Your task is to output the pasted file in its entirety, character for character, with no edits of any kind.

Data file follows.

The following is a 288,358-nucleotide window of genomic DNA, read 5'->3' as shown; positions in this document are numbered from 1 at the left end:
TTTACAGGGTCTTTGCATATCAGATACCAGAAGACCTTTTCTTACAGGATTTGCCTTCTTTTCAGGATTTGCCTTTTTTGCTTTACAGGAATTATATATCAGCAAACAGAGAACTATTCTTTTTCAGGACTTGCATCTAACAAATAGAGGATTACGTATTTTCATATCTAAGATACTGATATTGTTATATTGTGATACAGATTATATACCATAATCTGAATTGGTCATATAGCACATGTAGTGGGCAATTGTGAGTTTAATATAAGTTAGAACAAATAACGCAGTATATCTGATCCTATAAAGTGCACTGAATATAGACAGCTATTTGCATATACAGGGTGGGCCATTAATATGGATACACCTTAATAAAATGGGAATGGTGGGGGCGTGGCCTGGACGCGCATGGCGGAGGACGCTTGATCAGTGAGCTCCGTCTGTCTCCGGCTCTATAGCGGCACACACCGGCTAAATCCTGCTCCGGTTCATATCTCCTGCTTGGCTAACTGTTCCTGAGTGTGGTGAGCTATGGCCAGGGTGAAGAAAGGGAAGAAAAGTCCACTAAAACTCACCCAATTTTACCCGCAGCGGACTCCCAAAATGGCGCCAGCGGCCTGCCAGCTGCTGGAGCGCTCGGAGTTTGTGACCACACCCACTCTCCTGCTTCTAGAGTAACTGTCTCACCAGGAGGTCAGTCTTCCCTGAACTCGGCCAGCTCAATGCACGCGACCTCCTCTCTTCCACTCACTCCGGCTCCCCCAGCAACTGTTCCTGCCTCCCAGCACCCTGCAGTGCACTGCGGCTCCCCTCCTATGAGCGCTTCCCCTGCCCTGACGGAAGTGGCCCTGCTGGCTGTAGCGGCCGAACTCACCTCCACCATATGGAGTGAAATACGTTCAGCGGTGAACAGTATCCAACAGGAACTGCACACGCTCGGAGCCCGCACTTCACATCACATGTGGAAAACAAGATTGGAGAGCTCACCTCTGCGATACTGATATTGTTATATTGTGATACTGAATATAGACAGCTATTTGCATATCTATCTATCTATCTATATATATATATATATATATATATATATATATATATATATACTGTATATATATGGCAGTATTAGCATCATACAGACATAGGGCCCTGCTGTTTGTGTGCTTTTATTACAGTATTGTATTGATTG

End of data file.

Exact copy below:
The following is a 288,358-nucleotide window of genomic DNA, read 5'->3' as shown; positions in this document are numbered from 1 at the left end:
TTTACAGGGTCTTTGCATATCAGATACCAGAAGACCTTTTCTTACAGGATTTGCCTTCTTTTCAGGATTTGCCTTTTTTGCTTTACAGGAATTATATATCAGCAAACAGAGAACTATTCTTTTTCAGGACTTGCATCTAACAAATAGAGGATTACGTATTTTCATATCTAAGATACTGATATTGTTATATTGTGATACAGATTATATACCATAATCTGAATTGGTCATATAGCACATGTAGTGGGCAATTGTGAGTTTAATATAAGTTAGAACAAATAACGCAGTATATCTGATCCTATAAAGTGCACTGAATATAGACAGCTATTTGCATATACAGGGTGGGCCATTAATATGGATACACCTTAATAAAATGGGAATGGTGGGGGCGTGGCCTGGACGCGCATGGCGGAGGACGCTTGATCAGTGAGCTCCGTCTGTCTCCGGCTCTATAGCGGCACACACCGGCTAAATCCTGCTCCGGTTCATATCTCCTGCTTGGCTAACTGTTCCTGAGTGTGGTGAGCTATGGCCAGGGTGAAGAAAGGGAAGAAAAGTCCACTAAAACTCACCCAATTTTACCCGCAGCGGACTCCCAAAATGGCGCCAGCGGCCTGCCAGCTGCTGGAGCGCTCGGAGTTTGTGACCACACCCACTCTCCTGCTTCTAGAGTAACTGTCTCACCAGGAGGTCAGTCTTCCCTGAACTCGGCCAGCTCAATGCACGCGACCTCCTCTCTTCCACTCACTCCGGCTCCCCCAGCAACTGTTCCTGCCTCCCAGCACCCTGCAGTGCACTGCGGCTCCCCTCCTATGAGCGCTTCCCCTGCCCTGACGGAAGTGGCCCTGCTGGCTGTAGCGGCCGAACTCACCTCCACCATATGGAGTGAAATACGTTCAGCGGTGAACAGTATCCAACAGGAACTGCACACGCTCGGAGCCCGCACTTCACATCACATGTGGAAAACAAGATTGGAGAGCTCACCTCTGCGATACTGATATTGTTATATTGTGATACTGAATATAGACAGCTATTTGCATATCTATCTATCTATCTATATATATATATATATATATATATATATATATATATATATACTGTATATATATGGCAGTATTAGCATCATACAGACATAGGGCCCTGCTGTTTGTGTGCTTTTATTACAGTATTGTATTGATTG